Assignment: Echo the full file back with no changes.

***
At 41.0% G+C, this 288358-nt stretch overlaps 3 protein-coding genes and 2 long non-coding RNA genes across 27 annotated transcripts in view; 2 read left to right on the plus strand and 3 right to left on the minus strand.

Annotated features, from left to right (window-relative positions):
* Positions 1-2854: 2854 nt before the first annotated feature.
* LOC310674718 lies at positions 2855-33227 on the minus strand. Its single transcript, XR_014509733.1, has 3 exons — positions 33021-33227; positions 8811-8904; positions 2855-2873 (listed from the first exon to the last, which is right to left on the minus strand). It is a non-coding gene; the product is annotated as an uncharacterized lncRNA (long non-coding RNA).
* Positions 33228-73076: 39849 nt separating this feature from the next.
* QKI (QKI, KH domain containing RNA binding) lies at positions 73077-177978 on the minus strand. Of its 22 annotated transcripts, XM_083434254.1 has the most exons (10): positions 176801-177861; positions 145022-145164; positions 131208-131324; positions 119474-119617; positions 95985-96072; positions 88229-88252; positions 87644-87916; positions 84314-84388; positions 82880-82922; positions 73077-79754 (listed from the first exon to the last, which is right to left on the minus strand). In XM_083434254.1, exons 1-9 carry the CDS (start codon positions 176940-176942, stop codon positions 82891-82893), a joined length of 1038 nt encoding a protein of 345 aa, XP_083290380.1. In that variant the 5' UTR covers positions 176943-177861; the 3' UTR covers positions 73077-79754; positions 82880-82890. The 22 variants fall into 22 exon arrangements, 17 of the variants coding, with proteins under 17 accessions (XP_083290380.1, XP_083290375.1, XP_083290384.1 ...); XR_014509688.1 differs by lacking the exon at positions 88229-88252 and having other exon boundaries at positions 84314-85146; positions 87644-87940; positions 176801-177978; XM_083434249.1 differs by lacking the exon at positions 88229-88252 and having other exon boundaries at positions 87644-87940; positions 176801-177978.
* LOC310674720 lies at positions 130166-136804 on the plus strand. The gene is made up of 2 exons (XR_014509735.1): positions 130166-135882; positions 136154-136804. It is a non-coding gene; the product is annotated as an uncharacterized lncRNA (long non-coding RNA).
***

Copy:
At 41.0% G+C, this 288358-nt stretch overlaps 3 protein-coding genes and 2 long non-coding RNA genes across 27 annotated transcripts in view; 2 read left to right on the plus strand and 3 right to left on the minus strand.

Annotated features, from left to right (window-relative positions):
* Positions 1-2854: 2854 nt before the first annotated feature.
* LOC310674718 lies at positions 2855-33227 on the minus strand. Its single transcript, XR_014509733.1, has 3 exons — positions 33021-33227; positions 8811-8904; positions 2855-2873 (listed from the first exon to the last, which is right to left on the minus strand). It is a non-coding gene; the product is annotated as an uncharacterized lncRNA (long non-coding RNA).
* Positions 33228-73076: 39849 nt separating this feature from the next.
* QKI (QKI, KH domain containing RNA binding) lies at positions 73077-177978 on the minus strand. Of its 22 annotated transcripts, XM_083434254.1 has the most exons (10): positions 176801-177861; positions 145022-145164; positions 131208-131324; positions 119474-119617; positions 95985-96072; positions 88229-88252; positions 87644-87916; positions 84314-84388; positions 82880-82922; positions 73077-79754 (listed from the first exon to the last, which is right to left on the minus strand). In XM_083434254.1, exons 1-9 carry the CDS (start codon positions 176940-176942, stop codon positions 82891-82893), a joined length of 1038 nt encoding a protein of 345 aa, XP_083290380.1. In that variant the 5' UTR covers positions 176943-177861; the 3' UTR covers positions 73077-79754; positions 82880-82890. The 22 variants fall into 22 exon arrangements, 17 of the variants coding, with proteins under 17 accessions (XP_083290380.1, XP_083290375.1, XP_083290384.1 ...); XR_014509688.1 differs by lacking the exon at positions 88229-88252 and having other exon boundaries at positions 84314-85146; positions 87644-87940; positions 176801-177978; XM_083434249.1 differs by lacking the exon at positions 88229-88252 and having other exon boundaries at positions 87644-87940; positions 176801-177978.
* LOC310674720 lies at positions 130166-136804 on the plus strand. The gene is made up of 2 exons (XR_014509735.1): positions 130166-135882; positions 136154-136804. It is a non-coding gene; the product is annotated as an uncharacterized lncRNA (long non-coding RNA).